1. It was clearly written by people who have never been poor. They say, "If you're poor, we'll pay for your insurance in the form of an extra tax credit." And they pat themselves on the back and say, "See? That's fair." Yeah. Might be fair. But it shows no understanding of poverty. When you're poor, there is no money to put in the first place! You can't lend someone 5 bucks with the promise of being paid back if you don't have 5 bucks to start out with. And you can't pay $1200/month for bare-bones, covers-nothing insurance if you only make $1200 a month, even if someone promises to pay you back. Duh.
2. Didn't anyone notice that insurance companies across the nation were raising their rates 40% in preparation for the bill to pass? Everyone said, "Oh, be nice!" to them, and they said, "Ooooh--poor us! Rising costs!" But no, they were just getting reading for everyone to be forced to buy insurance--at a much higher rate than they would have bought into last year at this time. It's like the grocery stores do--raise their prices sky high right before Thanksgiving so that come Thanksgiving, the "sales" are actually just the normal prices, but they look really low. They do it for "barbecue" holidays, too, like Labor day: Hamburger usually costs 1.69 and goes on sale for $1.00/lb. So three weeks before labor day, they have a big hamburger sale for $1.00/lb. The next week, burger prices are up to 1.89/lb. The week after? 2.50/lb. And then the big labor day sale comes, and they lower their prices to 1.79/lb and you are supposed to think you got a deal. Insurance companies are doing this right now. Just watch it go.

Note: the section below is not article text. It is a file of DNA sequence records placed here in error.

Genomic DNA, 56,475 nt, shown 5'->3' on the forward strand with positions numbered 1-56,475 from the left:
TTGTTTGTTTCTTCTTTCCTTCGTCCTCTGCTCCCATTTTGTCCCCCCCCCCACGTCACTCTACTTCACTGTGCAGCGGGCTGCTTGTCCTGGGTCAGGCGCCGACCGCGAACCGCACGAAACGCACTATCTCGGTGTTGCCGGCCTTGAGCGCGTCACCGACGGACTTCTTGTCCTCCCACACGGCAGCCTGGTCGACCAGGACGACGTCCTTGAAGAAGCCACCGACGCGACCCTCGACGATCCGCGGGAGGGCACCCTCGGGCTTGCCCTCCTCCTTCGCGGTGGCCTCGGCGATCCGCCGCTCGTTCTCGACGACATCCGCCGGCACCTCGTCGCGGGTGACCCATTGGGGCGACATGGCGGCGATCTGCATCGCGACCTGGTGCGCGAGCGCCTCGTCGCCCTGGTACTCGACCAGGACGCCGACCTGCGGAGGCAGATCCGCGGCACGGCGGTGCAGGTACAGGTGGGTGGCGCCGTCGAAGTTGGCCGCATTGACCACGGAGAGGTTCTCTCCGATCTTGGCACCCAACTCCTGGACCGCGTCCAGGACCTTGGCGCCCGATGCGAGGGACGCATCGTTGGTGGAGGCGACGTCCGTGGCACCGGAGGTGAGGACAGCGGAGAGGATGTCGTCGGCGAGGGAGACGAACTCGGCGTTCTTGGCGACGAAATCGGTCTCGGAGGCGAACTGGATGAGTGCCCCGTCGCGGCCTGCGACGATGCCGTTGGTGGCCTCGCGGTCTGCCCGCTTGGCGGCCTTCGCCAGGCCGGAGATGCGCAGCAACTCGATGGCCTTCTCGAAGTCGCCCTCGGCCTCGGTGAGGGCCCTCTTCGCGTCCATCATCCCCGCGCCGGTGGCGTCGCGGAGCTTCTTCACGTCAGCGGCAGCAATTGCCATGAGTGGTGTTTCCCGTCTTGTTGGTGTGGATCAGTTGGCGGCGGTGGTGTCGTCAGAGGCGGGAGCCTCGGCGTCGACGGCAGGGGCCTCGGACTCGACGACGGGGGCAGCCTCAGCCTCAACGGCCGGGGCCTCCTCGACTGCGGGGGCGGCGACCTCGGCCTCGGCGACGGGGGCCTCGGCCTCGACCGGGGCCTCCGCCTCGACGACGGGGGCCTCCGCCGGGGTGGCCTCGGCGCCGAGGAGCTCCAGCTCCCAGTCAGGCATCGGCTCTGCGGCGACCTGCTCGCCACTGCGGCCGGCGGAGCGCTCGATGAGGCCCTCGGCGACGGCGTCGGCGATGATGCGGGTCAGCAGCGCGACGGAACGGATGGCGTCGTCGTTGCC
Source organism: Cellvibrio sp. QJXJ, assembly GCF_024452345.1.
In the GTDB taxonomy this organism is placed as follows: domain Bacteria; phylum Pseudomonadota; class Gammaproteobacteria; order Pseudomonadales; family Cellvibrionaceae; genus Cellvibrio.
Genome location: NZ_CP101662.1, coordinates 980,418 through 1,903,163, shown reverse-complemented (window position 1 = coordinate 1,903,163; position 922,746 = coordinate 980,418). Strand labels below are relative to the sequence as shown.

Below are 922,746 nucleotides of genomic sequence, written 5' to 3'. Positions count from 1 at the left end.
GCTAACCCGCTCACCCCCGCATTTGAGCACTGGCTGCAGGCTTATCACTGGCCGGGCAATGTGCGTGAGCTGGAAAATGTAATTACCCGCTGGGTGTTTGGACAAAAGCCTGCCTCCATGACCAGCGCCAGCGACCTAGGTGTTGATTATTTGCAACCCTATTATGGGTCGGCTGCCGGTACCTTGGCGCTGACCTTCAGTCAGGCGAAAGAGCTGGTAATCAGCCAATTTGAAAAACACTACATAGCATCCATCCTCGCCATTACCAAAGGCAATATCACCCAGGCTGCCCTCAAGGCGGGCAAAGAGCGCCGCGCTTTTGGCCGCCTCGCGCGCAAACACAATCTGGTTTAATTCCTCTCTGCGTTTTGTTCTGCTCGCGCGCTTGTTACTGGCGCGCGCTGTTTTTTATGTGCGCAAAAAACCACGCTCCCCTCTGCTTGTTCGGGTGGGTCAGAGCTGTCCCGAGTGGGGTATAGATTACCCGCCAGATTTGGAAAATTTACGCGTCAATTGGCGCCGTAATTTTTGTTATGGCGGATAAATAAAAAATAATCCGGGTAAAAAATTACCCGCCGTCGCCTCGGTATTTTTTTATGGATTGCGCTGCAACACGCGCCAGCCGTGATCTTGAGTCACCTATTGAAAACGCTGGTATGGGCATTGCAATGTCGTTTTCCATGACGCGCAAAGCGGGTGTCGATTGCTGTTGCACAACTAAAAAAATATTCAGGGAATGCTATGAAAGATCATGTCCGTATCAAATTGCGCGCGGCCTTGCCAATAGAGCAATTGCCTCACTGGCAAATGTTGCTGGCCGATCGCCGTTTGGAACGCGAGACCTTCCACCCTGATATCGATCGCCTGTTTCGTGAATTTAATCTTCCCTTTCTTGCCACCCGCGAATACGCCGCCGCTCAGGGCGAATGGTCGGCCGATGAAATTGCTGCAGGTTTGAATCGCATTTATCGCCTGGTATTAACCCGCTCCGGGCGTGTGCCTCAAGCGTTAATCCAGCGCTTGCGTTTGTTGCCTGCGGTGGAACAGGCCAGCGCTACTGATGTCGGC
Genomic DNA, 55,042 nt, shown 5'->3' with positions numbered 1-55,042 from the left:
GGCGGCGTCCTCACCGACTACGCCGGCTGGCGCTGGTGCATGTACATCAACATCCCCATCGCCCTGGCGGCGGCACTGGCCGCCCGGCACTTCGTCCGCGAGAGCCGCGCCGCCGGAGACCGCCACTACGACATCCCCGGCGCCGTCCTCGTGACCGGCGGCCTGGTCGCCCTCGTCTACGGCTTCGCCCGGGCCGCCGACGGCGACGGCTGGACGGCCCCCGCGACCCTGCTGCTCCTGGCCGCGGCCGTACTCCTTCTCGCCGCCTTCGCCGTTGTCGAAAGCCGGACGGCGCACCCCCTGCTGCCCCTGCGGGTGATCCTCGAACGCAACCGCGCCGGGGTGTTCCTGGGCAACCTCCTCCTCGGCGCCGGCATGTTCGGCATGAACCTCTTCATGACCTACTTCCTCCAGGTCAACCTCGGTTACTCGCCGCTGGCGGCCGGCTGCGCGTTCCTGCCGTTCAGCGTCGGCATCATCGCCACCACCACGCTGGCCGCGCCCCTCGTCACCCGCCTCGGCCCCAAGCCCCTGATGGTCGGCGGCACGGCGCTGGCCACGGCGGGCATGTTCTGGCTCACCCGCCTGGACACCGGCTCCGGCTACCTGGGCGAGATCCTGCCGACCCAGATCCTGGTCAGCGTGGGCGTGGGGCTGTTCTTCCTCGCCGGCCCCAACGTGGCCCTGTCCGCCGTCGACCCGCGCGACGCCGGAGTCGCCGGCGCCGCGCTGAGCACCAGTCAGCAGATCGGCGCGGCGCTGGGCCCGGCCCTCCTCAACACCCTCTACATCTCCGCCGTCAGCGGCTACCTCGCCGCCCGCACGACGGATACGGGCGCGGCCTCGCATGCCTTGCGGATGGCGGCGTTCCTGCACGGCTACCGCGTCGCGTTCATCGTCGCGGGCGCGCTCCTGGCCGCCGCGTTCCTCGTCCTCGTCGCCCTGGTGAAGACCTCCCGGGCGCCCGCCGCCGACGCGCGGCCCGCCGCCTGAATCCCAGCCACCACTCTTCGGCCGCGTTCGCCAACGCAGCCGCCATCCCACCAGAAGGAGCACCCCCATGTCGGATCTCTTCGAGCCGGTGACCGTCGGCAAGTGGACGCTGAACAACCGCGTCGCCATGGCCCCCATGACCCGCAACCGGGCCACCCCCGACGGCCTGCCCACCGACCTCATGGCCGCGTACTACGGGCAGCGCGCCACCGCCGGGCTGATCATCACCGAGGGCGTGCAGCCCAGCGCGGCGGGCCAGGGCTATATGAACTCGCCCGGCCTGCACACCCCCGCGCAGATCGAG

Mandating everyone buy in to insurance won't solve the problems because insurance is corrupt. It IS the problem.